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Alias capias issue for my arrest, told to show cause why judgment of forfeiture shouldn't be made final in a bail lawsuit. Help?

San Antonio, TX |

I live in TN and was arrested August 2009 in TX for misdemeanor assault-bodily injury warrant (filed 14 months after the incident and w/o my knowledge) involving only the hands and is comprised of lies (of which I have written statements attesting to from both me and the plaintiff) and stems from an incident that occurred in 2001. I moved to TN and joined the Army in 2002, still actively apart of both. I got picked up for an unrelated offense (yielded no new charge) while visiting in 2009. I drove down from TN planning a week-long visit, then got arrested and had my car towed where damage occurred and was admitted by tow company. With monetary and vehicular resources stretched thin and my own law school start date in TN in 3 days, I skipped bail. I am now going through a deployment. Help!

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Attorney answers 2


You could be charged with the additional charge of bail jumping (another Class A misdemeanor) if the prosecutor wanted to punish you. Your best bet is to head that off and get yourself turned back in ASAP. I would recommend calling some local criminal defense attorneys in the county the original charge comes out of. You may be able to do a walkthrough with an attorney personal bond or a new surety bond and avoid sitting in jail for an extended period of time. To know that, you would have to speak with some lawyers intimately familiar with the county and court this case is in. In any event, you will have to return to Texas personally to start the process of resolving this case. Though you are unlikely to be arrested outside of Texas on this active warrant, you could be (and you certainly will be if you are re-arrested in Texas).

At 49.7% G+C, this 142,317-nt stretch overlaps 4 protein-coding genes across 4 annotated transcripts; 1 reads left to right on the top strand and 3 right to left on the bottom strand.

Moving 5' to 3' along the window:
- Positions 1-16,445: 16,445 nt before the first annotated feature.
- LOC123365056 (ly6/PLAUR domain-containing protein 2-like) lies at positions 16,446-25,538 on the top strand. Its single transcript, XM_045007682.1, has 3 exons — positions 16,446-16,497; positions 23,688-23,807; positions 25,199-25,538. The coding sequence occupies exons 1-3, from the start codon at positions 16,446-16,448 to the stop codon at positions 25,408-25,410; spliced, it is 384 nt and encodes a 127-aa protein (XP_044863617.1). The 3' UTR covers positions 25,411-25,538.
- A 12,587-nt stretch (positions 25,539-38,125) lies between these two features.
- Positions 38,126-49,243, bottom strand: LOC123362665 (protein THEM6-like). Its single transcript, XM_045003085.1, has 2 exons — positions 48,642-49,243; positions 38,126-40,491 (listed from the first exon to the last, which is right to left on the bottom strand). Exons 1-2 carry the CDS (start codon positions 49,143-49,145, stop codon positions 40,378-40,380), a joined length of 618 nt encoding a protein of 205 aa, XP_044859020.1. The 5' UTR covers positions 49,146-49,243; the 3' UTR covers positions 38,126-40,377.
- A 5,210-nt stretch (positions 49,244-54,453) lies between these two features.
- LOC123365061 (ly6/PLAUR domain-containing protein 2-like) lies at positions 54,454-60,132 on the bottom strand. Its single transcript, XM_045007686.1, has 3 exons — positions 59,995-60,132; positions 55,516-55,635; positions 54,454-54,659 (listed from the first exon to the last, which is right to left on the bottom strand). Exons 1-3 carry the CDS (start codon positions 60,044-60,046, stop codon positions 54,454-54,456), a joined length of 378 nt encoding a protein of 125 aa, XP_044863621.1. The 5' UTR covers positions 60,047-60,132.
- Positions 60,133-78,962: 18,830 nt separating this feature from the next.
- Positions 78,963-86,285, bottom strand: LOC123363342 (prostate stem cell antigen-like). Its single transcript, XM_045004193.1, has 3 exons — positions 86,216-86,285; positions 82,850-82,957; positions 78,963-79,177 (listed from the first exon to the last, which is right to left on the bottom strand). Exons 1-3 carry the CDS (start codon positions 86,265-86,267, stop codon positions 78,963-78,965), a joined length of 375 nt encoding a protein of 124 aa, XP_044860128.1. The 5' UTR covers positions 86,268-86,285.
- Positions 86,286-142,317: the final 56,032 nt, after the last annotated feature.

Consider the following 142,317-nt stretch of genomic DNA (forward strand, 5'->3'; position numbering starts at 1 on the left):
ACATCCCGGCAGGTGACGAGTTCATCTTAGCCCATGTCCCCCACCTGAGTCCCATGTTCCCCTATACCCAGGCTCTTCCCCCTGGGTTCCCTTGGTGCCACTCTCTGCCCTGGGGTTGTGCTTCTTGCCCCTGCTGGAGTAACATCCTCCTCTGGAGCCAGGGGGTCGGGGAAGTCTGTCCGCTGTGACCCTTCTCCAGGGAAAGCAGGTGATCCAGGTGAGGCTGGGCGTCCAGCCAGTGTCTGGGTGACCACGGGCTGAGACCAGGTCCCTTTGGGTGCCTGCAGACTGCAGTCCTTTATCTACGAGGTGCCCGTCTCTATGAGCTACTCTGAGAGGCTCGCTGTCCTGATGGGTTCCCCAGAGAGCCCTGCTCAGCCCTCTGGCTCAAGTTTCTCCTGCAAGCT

The other show cause issue is essentially a hearing about why the judge should not enter an order saying that you owe the county the full amount of the bond on the 2009 arrest. This may be forfeited at this point and you may be liable for the full amount directly (or the bonding company may be able to sue you for the full amount if they are liable for it). You should discuss this matter with the attorney(s) you discuss your case with.

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